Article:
After the Mona Lisa, The Scream is probably the most iconic human figure in the history of Western Art. Credited to Norwegian artist Edvard Munch, there are actually 4 versions of this famous work: two paintings – a version completed in 1893 on view at the National Gallery in Oslo, a version completed in 1910 on view at the Munch Museum in Oslo, and two pastels – a version of 1893 and a version of 1895, the latter of which was sold at auction in 2012 for almost $120 million, which broke the world record for most expensive work of art sold at the time (record has since been broken!). On the other hand, this Norwegian cake from Sweet Paul’s Magazine claims to be the “World’s Best” – seems like a perfect match!
The subject of this picture is disturbing – a terrifying scream; the ultimate image of horrible anxiety. Elongated hands clutch a skull-like head with scared, wide eyes. Not many artists would choose this subject matter, and that is significant, because here Munch shows that raw human emotion is not always beautiful. A member of the Expressionist movement, Munch and contemporary artists like Nolde and Kirchner were drawn to depicting passion, human suffering and poverty. The artist wanted to provide a visual image for a universal human experience.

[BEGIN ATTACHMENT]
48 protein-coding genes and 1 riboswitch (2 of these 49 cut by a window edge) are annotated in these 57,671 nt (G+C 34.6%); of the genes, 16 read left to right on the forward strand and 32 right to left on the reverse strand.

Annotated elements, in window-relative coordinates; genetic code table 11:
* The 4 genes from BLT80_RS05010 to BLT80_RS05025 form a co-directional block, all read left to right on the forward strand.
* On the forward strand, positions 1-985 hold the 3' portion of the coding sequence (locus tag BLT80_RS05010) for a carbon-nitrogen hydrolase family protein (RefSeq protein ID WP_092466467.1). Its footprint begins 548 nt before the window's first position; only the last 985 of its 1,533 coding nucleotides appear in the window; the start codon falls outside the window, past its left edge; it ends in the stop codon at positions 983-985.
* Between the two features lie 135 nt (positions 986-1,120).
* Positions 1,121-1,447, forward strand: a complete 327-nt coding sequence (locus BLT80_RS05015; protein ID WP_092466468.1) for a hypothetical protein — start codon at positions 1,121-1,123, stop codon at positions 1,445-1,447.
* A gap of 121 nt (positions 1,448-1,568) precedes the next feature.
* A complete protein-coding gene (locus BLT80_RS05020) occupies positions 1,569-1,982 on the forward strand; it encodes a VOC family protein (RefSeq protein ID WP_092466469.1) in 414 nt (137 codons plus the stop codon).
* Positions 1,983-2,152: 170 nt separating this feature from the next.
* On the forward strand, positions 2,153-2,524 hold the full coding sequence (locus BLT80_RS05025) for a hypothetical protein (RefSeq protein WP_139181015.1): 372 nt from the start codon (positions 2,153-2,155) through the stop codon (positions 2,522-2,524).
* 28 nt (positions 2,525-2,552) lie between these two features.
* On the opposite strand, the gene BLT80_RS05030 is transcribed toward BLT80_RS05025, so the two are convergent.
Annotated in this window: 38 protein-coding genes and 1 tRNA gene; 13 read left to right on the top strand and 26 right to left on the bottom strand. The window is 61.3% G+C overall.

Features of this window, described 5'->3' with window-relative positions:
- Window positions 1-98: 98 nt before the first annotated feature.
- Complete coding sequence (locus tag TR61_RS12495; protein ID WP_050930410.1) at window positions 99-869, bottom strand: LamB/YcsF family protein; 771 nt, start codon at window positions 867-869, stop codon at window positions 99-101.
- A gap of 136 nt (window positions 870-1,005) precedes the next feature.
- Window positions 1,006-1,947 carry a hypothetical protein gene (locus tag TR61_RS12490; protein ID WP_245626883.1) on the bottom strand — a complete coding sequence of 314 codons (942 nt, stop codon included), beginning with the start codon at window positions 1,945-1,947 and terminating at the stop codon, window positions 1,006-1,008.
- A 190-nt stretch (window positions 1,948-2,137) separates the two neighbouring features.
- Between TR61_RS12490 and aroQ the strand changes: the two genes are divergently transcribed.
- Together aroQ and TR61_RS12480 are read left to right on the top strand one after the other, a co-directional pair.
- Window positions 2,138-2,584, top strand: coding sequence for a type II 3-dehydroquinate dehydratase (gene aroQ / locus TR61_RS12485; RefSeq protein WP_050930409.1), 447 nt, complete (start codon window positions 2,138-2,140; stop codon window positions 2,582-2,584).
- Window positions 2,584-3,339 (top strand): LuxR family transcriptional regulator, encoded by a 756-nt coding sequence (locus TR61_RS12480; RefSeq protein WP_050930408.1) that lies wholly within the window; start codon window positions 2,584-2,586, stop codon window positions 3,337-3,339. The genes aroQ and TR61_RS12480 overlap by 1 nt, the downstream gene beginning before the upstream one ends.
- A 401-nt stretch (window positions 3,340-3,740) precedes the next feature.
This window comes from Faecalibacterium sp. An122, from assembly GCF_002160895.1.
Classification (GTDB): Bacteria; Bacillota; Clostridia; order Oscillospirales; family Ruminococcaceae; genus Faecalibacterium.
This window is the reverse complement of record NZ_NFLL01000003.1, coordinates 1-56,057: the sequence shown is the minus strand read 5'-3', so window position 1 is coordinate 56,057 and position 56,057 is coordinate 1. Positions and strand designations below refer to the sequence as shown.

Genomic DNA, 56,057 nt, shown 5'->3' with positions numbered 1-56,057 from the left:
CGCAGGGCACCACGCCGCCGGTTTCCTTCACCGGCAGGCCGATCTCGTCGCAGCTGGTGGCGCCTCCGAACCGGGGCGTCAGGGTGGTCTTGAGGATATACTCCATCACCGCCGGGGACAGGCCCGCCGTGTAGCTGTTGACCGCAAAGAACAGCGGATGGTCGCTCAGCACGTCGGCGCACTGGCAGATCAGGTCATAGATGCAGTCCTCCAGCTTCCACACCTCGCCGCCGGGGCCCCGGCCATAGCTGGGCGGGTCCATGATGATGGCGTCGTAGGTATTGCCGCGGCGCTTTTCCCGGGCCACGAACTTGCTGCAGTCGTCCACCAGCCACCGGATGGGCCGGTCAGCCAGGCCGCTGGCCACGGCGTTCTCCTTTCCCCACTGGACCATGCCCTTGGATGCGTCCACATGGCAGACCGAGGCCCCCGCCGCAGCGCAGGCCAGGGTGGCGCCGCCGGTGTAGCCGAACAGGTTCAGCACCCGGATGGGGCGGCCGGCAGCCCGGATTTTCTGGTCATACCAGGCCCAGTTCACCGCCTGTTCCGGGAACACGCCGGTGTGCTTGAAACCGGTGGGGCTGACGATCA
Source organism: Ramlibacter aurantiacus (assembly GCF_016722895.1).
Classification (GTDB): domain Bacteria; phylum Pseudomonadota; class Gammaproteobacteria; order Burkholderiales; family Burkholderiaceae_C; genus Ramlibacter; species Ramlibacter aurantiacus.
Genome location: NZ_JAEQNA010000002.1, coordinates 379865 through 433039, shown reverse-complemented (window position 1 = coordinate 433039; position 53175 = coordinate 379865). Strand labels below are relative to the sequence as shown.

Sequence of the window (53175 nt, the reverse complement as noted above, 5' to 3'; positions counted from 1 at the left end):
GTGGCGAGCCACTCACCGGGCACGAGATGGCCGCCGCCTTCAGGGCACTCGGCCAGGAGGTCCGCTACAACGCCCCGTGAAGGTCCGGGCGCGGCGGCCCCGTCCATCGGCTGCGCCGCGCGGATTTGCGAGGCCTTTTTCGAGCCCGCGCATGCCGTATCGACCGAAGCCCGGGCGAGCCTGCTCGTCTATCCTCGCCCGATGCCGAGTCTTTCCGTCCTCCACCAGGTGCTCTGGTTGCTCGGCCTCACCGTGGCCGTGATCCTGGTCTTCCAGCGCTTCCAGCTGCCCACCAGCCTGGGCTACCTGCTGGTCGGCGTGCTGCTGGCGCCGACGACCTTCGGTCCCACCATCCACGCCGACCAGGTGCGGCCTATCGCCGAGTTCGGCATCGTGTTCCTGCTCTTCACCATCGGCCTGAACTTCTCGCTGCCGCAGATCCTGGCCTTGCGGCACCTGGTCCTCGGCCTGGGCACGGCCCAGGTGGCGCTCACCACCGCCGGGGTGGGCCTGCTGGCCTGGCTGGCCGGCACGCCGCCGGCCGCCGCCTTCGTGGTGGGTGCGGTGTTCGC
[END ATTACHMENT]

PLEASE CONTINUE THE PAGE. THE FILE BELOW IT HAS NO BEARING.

Munch’s composition is simple. He employed minimum forms to create a dramatic and expressive sky and water scene. The colors may have been inspired by the 1883 eruption of the Indonesian volcano Krakatoa. It was such a considerable event and the loudest sound heard by any human. As a result, Europe had remarkable red and blue skies for the next 6 months, witnessed by Munch (who wrote in his diary about the skies: “I sensed a great, infinite scream pass through nature”).
Not to be overly dramatic, but I will probably scream if you don’t make this cake! It is Norway’s National Cake and a welcome change from typical iced cakes. Add whatever fruit you wish – I chose a mix of mango and bananas, but strawberries or other berries would be just as nice!
Featured art: Edvard Munch, The Scream of Nature (The Scream), 1893, oil, tempera and pastel on board (National Gallery version)